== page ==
This is a bit of a follow-up to my recent post We All Believe What We Want to Believe.
Today at church we had an activity wherein everyone sat in a circle. We were given notecards and pencils and instructed to take 60 seconds to look around the room and memorize everything we could see that was the color blue. Once the time was up, we were instructed to not look up, and to write down everything we had noticed that was the color green. I couldn’t remember a single thing. We were then instructed to right down everything we could remember that was the color blue. I could remember about five things.
The lesson, of course, is that we see what we are looking for, and tend to ignore what we aren’t looking for. And since our wants and desires strongly influence what we look or don’t look for, we end up seeing much of what we want to see, and little of what we don’t want to see.
In the case of religion, if we want our religion to be true, we will see those things that support that bias. If we don’t want a religion to be true, we will see those things that support that bias. Hence, we get one group of people who says “How can you possibly believe Mormonism is true?!” while another group says “How can you possibly believe Mormonism is false?!” How can intelligent people be found on both sides? Because we all make decisions based on the information available to us, and if we are each absorbing certain bits and pieces of information and ignoring other pieces, then it’s no wonder we arrive at different conclusions.
But of course regardless of what we believe, there is absolute truth, and our belief doesn’t affect what that truth is. You might convince everyone in the world that the moon is made of green cheese but it won’t make it so. So how does one go about finding out what the real truth is, despite our biases?
1. Desire. If I don’t want to know what the truth is, then I’m already stuck. I will never see past my biases if I have no desire to know what the truth is. “But if what I believe is true anyway, what does it matter?” you might ask. The problem is that if you don’t really know whether what you believe is true or not, you cannot take advantage of that truth in nearly as effective a manner. In addition, you are on wobbly ground, because without that assurance something unexpected may come along that shakes your belief, and even though you already believe in what is true, because you were not convinced you may be convinced it is not.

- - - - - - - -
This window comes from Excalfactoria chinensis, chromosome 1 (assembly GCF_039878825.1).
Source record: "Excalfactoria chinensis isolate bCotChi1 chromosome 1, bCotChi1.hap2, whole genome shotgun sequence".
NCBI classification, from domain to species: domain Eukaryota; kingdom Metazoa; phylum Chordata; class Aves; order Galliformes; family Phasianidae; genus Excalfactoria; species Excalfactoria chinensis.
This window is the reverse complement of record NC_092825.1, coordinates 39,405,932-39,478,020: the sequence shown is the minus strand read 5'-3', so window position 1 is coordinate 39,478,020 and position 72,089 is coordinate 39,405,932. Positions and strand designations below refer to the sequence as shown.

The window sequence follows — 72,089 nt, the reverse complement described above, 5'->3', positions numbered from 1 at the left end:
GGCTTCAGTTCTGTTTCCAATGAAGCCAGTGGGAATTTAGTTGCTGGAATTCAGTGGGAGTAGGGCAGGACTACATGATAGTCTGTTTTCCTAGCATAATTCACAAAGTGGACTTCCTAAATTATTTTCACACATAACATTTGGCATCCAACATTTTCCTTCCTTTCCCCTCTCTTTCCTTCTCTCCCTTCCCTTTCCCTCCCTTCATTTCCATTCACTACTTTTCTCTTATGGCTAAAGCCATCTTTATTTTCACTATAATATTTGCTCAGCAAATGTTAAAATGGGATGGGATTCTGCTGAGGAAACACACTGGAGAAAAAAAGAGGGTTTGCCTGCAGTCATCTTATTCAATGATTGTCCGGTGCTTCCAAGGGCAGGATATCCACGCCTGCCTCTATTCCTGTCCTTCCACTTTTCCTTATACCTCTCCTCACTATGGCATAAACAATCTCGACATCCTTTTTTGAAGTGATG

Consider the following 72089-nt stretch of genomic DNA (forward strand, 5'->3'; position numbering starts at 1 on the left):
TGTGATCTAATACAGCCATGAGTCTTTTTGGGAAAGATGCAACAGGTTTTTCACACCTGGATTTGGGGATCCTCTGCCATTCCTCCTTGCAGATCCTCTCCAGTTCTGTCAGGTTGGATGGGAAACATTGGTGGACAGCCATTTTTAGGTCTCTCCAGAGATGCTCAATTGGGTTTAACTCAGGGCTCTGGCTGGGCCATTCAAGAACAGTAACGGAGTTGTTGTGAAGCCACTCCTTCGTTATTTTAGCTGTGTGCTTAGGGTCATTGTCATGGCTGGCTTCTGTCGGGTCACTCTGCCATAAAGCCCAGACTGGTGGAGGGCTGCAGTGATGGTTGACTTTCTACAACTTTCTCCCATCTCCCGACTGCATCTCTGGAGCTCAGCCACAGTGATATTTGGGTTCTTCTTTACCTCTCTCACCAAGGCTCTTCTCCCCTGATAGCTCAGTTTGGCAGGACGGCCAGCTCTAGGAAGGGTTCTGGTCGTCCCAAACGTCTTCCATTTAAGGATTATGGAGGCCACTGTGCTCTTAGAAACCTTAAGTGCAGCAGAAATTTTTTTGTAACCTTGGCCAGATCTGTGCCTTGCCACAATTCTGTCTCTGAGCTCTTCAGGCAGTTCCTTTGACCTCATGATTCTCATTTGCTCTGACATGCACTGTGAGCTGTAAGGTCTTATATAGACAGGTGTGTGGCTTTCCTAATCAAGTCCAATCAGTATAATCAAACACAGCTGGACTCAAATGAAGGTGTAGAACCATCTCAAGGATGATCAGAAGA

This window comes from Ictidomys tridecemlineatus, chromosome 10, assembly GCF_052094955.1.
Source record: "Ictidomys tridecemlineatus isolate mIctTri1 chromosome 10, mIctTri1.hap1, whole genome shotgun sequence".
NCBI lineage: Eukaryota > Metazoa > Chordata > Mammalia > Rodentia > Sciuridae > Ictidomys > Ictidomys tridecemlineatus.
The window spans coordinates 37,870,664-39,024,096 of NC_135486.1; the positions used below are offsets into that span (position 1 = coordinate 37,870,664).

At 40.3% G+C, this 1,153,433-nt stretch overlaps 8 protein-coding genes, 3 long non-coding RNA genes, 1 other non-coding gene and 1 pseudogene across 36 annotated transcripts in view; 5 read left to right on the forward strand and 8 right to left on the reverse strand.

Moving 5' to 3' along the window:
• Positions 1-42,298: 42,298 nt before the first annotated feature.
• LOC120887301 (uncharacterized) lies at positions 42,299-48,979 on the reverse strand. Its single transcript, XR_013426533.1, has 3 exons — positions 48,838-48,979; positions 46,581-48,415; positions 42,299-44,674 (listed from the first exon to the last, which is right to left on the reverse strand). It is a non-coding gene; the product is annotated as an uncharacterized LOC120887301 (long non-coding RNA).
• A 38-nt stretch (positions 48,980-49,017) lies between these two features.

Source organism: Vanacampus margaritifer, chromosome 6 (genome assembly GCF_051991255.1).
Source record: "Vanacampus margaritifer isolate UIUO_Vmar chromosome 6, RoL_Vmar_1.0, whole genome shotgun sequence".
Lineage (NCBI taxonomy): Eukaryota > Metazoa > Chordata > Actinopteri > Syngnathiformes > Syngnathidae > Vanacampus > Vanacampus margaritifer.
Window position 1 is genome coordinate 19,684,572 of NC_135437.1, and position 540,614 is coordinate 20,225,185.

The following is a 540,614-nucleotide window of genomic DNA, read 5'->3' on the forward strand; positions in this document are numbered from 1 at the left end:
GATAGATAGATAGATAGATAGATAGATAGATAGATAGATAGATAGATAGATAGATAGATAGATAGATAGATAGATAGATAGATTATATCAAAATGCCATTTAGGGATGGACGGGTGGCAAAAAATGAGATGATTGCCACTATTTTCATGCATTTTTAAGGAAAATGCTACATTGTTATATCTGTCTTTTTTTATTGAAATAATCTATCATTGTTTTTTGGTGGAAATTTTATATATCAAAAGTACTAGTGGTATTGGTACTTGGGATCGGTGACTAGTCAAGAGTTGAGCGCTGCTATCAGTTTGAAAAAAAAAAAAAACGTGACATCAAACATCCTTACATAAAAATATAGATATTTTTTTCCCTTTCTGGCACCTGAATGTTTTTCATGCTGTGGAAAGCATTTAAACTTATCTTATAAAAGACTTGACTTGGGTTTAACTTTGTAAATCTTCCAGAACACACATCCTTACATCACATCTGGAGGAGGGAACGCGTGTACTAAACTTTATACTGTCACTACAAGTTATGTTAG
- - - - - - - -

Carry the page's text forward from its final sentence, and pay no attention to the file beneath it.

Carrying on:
2. An open mind. If one wants to know the truth, then it follows that one will have an open mind. No idea will be threatening. No idea will be beyond consideration, with the exception, perhaps, of those you already know to be true beyond any doubt.
3. A seeking mind. One might have desire and an open mind, but if one waits for things to fall in one’s lap, then one might be waiting a long time. To find the truth, one must seek it out. Otherwise the gems of truth that are buried your backyard may remain as undiscovered as if they were buried under a mountain on the other side of the world.
4. Commitment. We are less likely to find the truth if we are not committed to act upon it. In the case of the things of God, I believe he may actively prevent us from finding the truth if we are not prepared to live according to that truth. For example, for the sake of argument let us assume the LDS Church is God’s one true church upon the earth, as the Church claims. If one asks God whether the LDS Church is that one true church, but one is not committed to becoming a member of that Church upon receiving a positive answer, will God give them an answer? Why would he? All that would do is condemn the one asking, without doing them any good.
For those inclined to say “But you Mormons aren’t open-minded at all, and you don’t want to know the truth! You just stick to your biases!” Certainly in many cases that is true. But that has nothing to do with whether or not the LDS Church is the true church of God. As for myself, while I can speculate and consider arguments against the truth of the LDS Church, I can’t do so very seriously, because I do know it’s true. I would have to close my mind to what I have already experienced, and what I already know, in order to seriously consider anything else being the truth. I would be no more “open-minded” in so doing as I would be to consider whether 2+2 is not really 4, which can be stimulating, but is not very useful for most people.
“But how do you know what is true?” you might ask? Because God has a way of communicating with us that is unmistakable. He gives us knowledge that is as self-evident as 2+2=4. To those who have not experienced this form of communication, it seems mystical, even foolish. To those who have experienced it it seems logical and straightforward. The question for you is whether or not you have a desire to know what the truth is, are open-minded enough to accept it, whatever it may be, will make an effort to find it, and then be committed to living according to that truth. If you can answer “yes” to each of those questions, then you will find the truth. God guarantees it.